Sutherland believed in using theatre as a way of contacting and engaging with the greatest number of people possible and in using drama as a tool for social education and change. As a result in 1968 she founded the Kusum Players, a touring theatre company with whom she went on to form and consolidate her Anansegoro, a revolutionary form of theatre which drew on both the Western literary forms and also the Ghanaian flavour of interactive, total theatre, and which was the fore - runner of the style of Abibgromma.

In 1992, on the site of the Ghana Drama Studio, Ghana’s third elected President J. J. Rawlings, after ten years of military rule, ‘created by law’ the National Theatre of Ghana. The building was designed to resemble sails being caught by the wind and propelling the affluence of Ghanaian theatre out into the wider world. However, it was more politically shrewd as a public link between Ghana and China. It was the Chinese who lent Ghana the money and the construction workers for the building, and later cleared the debt, making the iconic home for Ghanaian theatre a gift to the arts of Ghana. In the last few years China repeated the gesture by funding the refurbishment of the building, and then again clearing the debt.

While the National Theatre was being built the Ghana Drama Studio was moved to the University of Ghana at Legon, and was rebuilt as an exact replica of the original Drama Studio. The National Theatre Company was established in August, 1983 as ‘a model repertory troupe to facilitate teaching, research and experimentation.’ Its mission was to ‘evolve the concept of an authentic African Theatre which draws from both traditional and contemporary legacies.’ Abibgromma as a style is a form of Total Theatre, a multidisciplinary form with a uniquely Ghanaian flavour, and a direct line can be drawn between Sutherland’s social and artistic mission to create and define a unique form of Ghanaian theatre with Anansegoro and the Total Theatre of Abibigromma, which is ‘a blend of music, dance, mime, movement and dialogue with a strong social, spiritual and folkloric base’.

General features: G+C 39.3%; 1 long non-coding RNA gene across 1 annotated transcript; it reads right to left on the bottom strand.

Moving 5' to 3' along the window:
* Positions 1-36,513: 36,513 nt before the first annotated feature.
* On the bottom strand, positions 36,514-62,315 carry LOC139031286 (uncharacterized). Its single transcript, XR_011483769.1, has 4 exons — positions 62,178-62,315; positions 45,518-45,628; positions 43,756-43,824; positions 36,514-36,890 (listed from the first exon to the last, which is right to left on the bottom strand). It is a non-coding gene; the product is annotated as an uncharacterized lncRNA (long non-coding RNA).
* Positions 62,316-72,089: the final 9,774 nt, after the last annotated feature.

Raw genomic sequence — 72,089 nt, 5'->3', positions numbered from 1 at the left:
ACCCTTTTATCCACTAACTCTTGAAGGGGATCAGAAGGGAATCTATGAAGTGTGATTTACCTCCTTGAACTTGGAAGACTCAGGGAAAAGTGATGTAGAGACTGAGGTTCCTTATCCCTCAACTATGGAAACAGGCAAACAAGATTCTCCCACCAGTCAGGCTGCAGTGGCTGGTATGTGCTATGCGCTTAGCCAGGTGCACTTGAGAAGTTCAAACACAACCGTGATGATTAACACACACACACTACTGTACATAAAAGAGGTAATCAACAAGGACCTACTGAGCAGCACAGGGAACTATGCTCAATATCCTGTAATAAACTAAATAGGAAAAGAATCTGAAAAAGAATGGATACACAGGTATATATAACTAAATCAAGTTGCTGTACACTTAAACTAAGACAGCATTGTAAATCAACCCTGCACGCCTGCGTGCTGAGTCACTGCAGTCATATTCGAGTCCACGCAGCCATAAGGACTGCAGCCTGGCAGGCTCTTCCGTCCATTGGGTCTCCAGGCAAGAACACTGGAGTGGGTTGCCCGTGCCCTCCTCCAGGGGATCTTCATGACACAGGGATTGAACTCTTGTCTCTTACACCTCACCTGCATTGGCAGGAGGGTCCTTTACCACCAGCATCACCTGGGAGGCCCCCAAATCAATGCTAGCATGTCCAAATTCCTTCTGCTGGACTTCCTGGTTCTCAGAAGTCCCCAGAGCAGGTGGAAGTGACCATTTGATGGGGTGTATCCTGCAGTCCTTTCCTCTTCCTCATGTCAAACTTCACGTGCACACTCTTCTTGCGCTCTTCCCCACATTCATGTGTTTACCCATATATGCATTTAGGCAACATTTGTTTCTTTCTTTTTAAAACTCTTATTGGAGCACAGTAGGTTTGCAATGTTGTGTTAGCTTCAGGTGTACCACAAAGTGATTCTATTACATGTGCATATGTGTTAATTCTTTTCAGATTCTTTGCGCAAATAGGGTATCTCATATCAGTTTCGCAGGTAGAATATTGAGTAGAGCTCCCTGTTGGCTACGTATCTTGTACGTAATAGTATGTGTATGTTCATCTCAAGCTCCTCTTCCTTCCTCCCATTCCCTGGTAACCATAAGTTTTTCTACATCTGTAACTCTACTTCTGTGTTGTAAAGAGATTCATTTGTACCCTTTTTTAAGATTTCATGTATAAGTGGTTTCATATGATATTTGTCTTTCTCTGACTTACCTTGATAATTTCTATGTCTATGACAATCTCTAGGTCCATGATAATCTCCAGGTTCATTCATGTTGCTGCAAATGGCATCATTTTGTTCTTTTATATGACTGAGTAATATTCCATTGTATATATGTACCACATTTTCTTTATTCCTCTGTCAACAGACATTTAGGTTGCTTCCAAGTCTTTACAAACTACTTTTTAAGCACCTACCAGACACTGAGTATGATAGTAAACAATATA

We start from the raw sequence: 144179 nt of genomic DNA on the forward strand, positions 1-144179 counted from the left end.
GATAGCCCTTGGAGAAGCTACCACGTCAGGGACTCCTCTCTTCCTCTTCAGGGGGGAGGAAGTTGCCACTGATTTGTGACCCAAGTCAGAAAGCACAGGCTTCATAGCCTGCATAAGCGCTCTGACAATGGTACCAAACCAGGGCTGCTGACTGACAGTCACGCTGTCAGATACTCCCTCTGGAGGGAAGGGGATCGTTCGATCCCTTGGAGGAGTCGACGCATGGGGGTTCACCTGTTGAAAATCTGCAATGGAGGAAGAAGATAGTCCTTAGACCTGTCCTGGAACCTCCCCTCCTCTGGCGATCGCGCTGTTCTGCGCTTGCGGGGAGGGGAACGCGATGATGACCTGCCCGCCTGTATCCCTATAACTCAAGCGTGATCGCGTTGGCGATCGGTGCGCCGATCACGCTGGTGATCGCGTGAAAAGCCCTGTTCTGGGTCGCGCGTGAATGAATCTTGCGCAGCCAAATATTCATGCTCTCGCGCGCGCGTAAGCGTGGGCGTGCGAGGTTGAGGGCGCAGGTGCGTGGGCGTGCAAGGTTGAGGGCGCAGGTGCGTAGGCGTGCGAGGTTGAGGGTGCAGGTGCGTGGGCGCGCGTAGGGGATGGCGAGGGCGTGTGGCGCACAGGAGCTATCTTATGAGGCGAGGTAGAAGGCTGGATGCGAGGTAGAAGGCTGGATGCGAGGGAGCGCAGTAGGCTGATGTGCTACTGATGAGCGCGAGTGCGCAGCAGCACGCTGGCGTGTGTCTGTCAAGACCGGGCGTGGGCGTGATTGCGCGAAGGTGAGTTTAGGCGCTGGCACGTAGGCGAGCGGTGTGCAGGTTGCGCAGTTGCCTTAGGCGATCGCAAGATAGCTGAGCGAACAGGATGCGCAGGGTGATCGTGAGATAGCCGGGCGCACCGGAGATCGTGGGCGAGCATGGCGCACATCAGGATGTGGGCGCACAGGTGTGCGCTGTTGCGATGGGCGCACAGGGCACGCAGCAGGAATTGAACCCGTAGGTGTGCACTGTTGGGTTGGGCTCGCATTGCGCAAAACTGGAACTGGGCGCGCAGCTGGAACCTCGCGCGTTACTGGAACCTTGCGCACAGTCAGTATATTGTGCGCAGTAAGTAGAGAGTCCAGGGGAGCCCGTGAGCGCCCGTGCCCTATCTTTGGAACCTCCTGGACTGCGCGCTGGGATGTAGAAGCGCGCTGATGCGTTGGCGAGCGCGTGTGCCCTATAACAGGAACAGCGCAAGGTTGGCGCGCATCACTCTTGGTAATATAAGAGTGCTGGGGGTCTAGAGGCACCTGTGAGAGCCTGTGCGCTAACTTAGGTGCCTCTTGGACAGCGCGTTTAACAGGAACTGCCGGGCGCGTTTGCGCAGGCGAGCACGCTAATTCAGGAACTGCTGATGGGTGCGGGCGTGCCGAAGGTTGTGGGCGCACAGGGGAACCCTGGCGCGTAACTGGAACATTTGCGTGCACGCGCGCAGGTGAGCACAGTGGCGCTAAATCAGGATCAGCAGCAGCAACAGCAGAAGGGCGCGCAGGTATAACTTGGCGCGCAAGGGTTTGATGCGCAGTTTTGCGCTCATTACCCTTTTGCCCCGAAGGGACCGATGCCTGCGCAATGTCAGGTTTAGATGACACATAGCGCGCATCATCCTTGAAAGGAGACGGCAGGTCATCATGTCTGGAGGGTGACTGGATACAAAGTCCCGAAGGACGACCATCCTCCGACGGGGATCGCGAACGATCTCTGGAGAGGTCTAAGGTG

The National Theatre Company, by actively seeking to reach and engage with as many people as possible, has picked up the baton of National Theatre Movement and taken the questioning and redefining of identity in Ghana into the 21st century. They also stand as successors of the Kusum Players as a force for education and social change. The National Theatre Company has toured to over a hundred secondary schools in its twenty-four years, and taken its unique, vibrant voice to thousands of people across Ghana and internationally. They are a truly National Theatre Company.


Steve Collins is a trainee director with the National Theatre of Scotland, and is working with Border Crossings on The Dilemma of a Ghost. During July 2007, he worked in Accra with Theatre for a Change.